The next big thing
that’s still very small
First UK distributor of electronics education tool Arduino
London Internet of Things meetup organiser since 2011
#iot strategy consultant
Writing a book on smart homes for Apress
Founder of Good Night Lamp
The internet of things
Embedding cheap hardware onto a ‘thing’.
Making sure that the hardware can connect to a network.
Make sure the network can collect the data and lead to actionable
information for the user and the business.
Extending the unique properties of an existing thing.
Creating a whole new thing.
Creating a whole new behaviour around a thing.
There are as many potential applications as there are things
Examples: Home autonomy
Lively! (US) Glowcaps (US)Kemuri (UK)
Smart sole (US)
Examples: Health & Safety wearables
Examples: Small Infrastructure
Buffalogrid (UK) Hello Tracker (Kenya)Farmbot (US)
British Gas Hive (UK) Ding doorbell (UK) Bleep Bleeps (UK)
We could be here all day…
with hardware partner
Own hardware and
What do most people build?
with hardware partner
Own hardware and
Time to launch
The financial environment
No larger seed funds dedicated to internet of things
Minimum viable investment in hardware: £150K
There are no incubators or accelerators that support that initial investment
Crowdfunding is a terrible early stage financial mechanism
Government grants don’t like micro-SMEs
Making things is much easier
Designing a supply chain in Europe or Asia is much easier.
There are yearly trips for entrepreneurs to China to build relationships.
Manufacturing in Europe can be cost effective too.
Highway1 by PCH
What £150K should buy you
A reasonable tech & marketing team (4-5 people)
A small supply chain
A small batch of production ready
products to test with customers and validate the idea.
Something to put in front of retail buyers to place orders.
Yes that’s probably more than you want to invest
Invention has always come at a cost that was higher than software.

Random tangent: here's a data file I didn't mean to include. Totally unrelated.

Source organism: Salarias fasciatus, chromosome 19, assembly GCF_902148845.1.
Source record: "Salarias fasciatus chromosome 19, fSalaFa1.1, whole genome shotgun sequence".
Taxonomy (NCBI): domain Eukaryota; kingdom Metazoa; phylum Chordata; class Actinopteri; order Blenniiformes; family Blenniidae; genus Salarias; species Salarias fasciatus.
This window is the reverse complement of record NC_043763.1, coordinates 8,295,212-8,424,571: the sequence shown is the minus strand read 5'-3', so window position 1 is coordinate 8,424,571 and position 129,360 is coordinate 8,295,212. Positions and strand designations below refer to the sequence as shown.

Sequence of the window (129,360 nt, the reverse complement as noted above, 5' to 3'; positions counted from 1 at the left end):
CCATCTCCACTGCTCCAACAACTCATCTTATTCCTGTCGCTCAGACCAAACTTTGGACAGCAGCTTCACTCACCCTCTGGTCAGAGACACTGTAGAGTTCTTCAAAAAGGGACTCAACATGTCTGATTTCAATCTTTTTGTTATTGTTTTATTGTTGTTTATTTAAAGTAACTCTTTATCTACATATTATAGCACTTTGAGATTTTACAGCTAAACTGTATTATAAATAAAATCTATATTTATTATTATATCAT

Investing less than £150K won’t even get the team to get started.
Look at crowdfunding horror stories as an example of what happens
when you have too many customers and too little funding.
What an exit looks like?
Selling to a large industrial player who wants the team
Selling to a large FMG company who doesn’t have the innovation
Selling to a large tech company who don’t know how to make things.
The right questions to ask the teams you meet?
Where do you want to sell the product?
Who is missing on your team?
Who do you think are your customers?
Who do you wish were your customers?
How would you spend the money?
What lies you will always be told
We have other product ideas in the pipeline (but they haven’t been
selling their first one yet)
We know exactly what it’s going to cost (but they haven’t made one)
Marketing will sort itself out, we’re trying to fix the tech first.
We’re planning on crowdfunding soon
There is no easy seed money in this space apart from
incubators (10-15K for 3-4 months).
So they’re super excited to be meeting with you.
They think that crowdfunding will make you happy, it’ll mostly kill them.
A checklist for their first year (bootstrapping)
A mix of tech & marketing team (2-3 people is ok)
Good PR lists or links
Functional if crappy looking prototype
Lots of user stories / newsletter signups (1-4K)
A checklist for their 2-3rd year (post £150K)
Pre-production samples being tested with customers
Small supply chain already tested
Relationships w retailers or wholesalers established
MOUs w potential customers
A checklist for year 4: Go!
Pre-orders throughout the year
A promising Christmas (if consumer)
Where do you find them?
Attend a local #iot meetup or subscribe to their newsletters
Talk to the meetup organiser about making introductions
Tech conferences always have a startup showcase space
Crowdfunding or Equity seed funding (it may be too late though)